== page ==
Some of the above-mentioned attributes may provide very incremental information on the true quality of the manager. However, most econometricians, asset owners, and investment consultants confess (although not all publicly) that effective methods for picking top quartile performers remain elusive. As one of my friends at a large Middle Eastern sovereign wealth fund famously proclaimed, “We are convinced that managers who can consistently deliver alpha exist. We are, however, also convinced that we do not know how to find them.” Perhaps, then, the science of manager selection really is about winning what Charley Ellis calls “the loser’s game.” Read more of this post

Due Diligence Disasters

Top-Due-Diligence-Disasters

Bing Gordon’s Founder Checklist: Animal Energy, Blind Confidence, And A Toupee.

Bing Gordon’s Founder Checklist: Animal Energy, Blind Confidence, And A Toupee.

DEREK ANDERSEN

posted 1 hour ago

Editor’s note: Derek Andersen is the founder of Startup Grind, a 40-city community bringing the global startup world together while educating, inspiring, and connecting entrepreneurs.

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As an Electronic Arts’ intern eight years ago, I asked Bing Gordon then the chief creative officer and the only remaining early founding team member, a question about vision. “How can I know where the puck is going to be?” While he delivered a satisfactory response, two weeks later I received an email from Bing saying, “I answered that question poorly a few weeks and I wanted to try again.” A few weeks ago Bing joined me at Startup Grind in Silicon Valley where he delivered some videogame history and founder advice. In 2010 Mark Pincus called KPCB general partner Bing Gordon (look for a bald guy on the front row) one of the world’s “great CEO coaches” supporting founders on the boards of companies like Amazon, Zynga, Klout, and Zazzle. Here are some excepts from our recent interview. Read more of this post

Sequoia Capital In Singapore After A Year, Has Yet To Invest In A Local Startup

Sequoia Capital In Singapore After A Year, Has Yet To Invest In A Local Startup

VICTORIA HO

posted yesterday

When Sequoia Capital India landed in Singapore quietly in 2012, the buzz around town was that a big-name US fund being in the country was going to really jolt the market and provide serious cred to the startups here.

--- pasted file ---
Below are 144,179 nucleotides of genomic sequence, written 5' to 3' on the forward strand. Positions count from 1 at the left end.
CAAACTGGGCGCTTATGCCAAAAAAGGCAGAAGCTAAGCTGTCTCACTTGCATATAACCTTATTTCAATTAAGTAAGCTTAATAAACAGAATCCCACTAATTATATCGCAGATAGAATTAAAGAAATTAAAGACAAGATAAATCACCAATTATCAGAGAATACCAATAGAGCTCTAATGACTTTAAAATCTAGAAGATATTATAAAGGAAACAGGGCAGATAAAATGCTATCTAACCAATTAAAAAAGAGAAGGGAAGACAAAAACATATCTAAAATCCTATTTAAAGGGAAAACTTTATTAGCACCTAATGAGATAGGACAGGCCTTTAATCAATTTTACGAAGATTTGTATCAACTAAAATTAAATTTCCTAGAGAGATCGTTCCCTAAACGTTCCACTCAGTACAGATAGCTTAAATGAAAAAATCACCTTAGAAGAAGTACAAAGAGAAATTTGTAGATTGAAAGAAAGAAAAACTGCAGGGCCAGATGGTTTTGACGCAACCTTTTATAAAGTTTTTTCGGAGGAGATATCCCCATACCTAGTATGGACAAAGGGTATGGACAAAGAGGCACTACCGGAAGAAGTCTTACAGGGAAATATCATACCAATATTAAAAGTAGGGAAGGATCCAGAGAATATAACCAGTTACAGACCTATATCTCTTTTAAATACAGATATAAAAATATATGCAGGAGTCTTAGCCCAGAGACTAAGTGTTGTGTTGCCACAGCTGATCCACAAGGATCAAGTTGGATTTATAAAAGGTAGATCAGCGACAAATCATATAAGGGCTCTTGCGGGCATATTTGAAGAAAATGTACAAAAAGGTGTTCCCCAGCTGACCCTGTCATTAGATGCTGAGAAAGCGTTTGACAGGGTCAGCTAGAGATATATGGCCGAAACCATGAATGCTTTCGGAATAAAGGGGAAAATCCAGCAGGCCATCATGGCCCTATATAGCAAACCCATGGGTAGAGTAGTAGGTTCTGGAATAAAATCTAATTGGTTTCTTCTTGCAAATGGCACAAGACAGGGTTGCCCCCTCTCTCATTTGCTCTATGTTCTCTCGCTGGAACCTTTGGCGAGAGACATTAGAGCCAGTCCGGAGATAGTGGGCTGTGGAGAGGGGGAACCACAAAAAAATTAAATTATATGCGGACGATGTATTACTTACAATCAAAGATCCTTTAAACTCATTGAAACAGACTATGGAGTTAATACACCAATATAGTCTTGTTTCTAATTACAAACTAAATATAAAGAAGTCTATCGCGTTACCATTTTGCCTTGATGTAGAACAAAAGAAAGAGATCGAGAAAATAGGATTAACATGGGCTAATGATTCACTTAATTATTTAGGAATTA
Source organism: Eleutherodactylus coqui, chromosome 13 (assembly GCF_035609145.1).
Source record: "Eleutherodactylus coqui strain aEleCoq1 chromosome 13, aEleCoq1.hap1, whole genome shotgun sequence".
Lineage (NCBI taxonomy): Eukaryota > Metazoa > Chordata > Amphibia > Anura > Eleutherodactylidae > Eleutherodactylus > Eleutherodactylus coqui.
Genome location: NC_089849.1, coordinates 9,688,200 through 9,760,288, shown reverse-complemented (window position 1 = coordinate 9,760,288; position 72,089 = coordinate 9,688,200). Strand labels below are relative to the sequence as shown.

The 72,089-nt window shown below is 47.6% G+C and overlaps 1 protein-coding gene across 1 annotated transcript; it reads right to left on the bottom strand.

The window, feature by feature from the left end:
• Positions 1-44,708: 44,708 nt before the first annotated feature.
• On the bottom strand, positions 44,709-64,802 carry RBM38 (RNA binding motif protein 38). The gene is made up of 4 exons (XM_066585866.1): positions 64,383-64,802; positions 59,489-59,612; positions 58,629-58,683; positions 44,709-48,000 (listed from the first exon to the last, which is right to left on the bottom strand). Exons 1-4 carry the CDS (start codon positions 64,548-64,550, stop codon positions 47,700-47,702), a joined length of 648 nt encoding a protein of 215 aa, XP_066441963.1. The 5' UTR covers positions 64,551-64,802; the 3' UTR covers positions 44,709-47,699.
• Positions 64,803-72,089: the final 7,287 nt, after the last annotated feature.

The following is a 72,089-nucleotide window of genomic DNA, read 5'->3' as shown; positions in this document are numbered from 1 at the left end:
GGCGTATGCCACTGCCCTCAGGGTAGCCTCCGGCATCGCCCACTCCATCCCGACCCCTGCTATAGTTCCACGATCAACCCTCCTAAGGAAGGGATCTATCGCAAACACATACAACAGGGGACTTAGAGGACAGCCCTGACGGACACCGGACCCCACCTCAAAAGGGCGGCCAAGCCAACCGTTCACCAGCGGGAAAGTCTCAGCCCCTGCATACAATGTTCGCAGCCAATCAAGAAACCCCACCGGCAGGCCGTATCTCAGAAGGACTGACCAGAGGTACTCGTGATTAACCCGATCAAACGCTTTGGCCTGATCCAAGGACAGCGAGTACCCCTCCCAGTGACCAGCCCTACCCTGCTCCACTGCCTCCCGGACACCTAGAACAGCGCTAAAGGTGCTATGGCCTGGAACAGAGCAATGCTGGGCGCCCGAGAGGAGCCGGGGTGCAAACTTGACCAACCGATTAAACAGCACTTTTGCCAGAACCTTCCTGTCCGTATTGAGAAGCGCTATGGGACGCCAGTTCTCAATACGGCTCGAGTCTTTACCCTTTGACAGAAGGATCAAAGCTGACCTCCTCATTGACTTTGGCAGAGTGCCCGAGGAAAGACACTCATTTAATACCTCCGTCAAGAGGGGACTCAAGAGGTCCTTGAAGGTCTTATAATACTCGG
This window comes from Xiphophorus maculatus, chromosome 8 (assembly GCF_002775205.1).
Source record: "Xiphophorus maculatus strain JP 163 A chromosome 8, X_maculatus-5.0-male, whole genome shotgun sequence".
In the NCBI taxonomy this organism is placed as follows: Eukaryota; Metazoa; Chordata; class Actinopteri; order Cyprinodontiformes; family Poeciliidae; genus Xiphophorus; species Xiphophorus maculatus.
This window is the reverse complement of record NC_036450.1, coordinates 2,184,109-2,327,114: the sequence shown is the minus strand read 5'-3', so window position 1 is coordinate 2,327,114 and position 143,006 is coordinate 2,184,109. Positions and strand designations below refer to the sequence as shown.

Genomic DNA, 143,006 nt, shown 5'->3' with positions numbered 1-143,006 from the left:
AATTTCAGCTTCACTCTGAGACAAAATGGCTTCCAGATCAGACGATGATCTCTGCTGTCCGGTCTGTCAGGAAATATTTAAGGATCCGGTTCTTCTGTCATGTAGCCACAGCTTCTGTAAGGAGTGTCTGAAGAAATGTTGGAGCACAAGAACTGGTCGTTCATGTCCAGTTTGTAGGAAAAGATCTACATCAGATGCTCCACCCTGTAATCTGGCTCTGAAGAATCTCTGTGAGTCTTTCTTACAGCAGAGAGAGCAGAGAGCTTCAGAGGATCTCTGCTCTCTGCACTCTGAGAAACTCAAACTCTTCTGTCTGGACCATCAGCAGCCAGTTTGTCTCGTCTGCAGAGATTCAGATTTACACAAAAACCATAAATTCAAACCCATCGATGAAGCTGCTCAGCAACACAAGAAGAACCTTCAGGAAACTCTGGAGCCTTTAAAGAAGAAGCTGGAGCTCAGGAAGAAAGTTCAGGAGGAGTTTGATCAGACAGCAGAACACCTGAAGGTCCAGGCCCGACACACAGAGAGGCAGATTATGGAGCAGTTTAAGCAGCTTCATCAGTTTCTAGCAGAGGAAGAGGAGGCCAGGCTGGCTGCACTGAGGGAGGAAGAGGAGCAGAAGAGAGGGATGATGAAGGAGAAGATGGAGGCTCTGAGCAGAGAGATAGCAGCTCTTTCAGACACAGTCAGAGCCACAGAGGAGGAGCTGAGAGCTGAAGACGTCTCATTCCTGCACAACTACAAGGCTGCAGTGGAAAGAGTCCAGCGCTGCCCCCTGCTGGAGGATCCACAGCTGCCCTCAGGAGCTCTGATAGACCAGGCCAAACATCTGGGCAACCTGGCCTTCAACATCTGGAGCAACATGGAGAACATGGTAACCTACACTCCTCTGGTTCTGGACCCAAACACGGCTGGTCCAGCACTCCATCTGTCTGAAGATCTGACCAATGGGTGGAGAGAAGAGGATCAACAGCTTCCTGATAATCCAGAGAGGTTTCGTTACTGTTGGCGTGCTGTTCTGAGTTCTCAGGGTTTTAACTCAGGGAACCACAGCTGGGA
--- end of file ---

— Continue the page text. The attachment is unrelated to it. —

The Indian team running operations here, however, appears to have spent the last year of its time in the island state helping startups in its India portfolio expand into Singapore, rather than directly investing in startups here. Read more of this post

How Digital Technologies Change the Game: A Discussion with Five Leaders

How Digital Technologies Change the Game: A Discussion with Five Leaders

MARCH 25, 2013

During the dot-com era, “The Internet changes everything” was a popular refrain. The line was not wrong—just premature. Today, the Internet finally is changing everything.

The way we learn, form friendships, communicate, and do business has been permanently altered. Major industries, such as traditional media, have been disrupted, but all industries have felt the effects of big data, Internet connectivity, and social media. The Internet does not just change everything. It is everywhere, too. Asia and now Africa are quickly catching up with the rest of the world in terms of connectivity.

To understand what has changed and how businesses can respond, The Boston Consulting Group hosted a breakfast panel called “Digital Game Changers” at the World Economic Forum’s annual meeting in Davos, Switzerland. The august group of panelists included the following:

  • Marc Benioff, the founder of Salesforce.com, a leader in enterprise cloud computing
  • Matt Brittin, Google vice president of Northern and Central Europe
  • Arianna Huffington of The Huffington Post 
  • Steve Mollenkopf, president of Qualcomm, an innovator in wireless and next-generation technologies
  • Jimmy Wales, founder of Wikipedia

The quintet discussed the disruptive force of the Internet on industry economics and the transformative effect of connectivity on organizations and customer interactions. They also ranged over the rapid entry of emerging markets into the connected world, the delivery of mobile health care, the dangers of cyber attacks—and the need to unplug from it all from time to time. In short, the panelists knew how to pack a punch. Read more of this post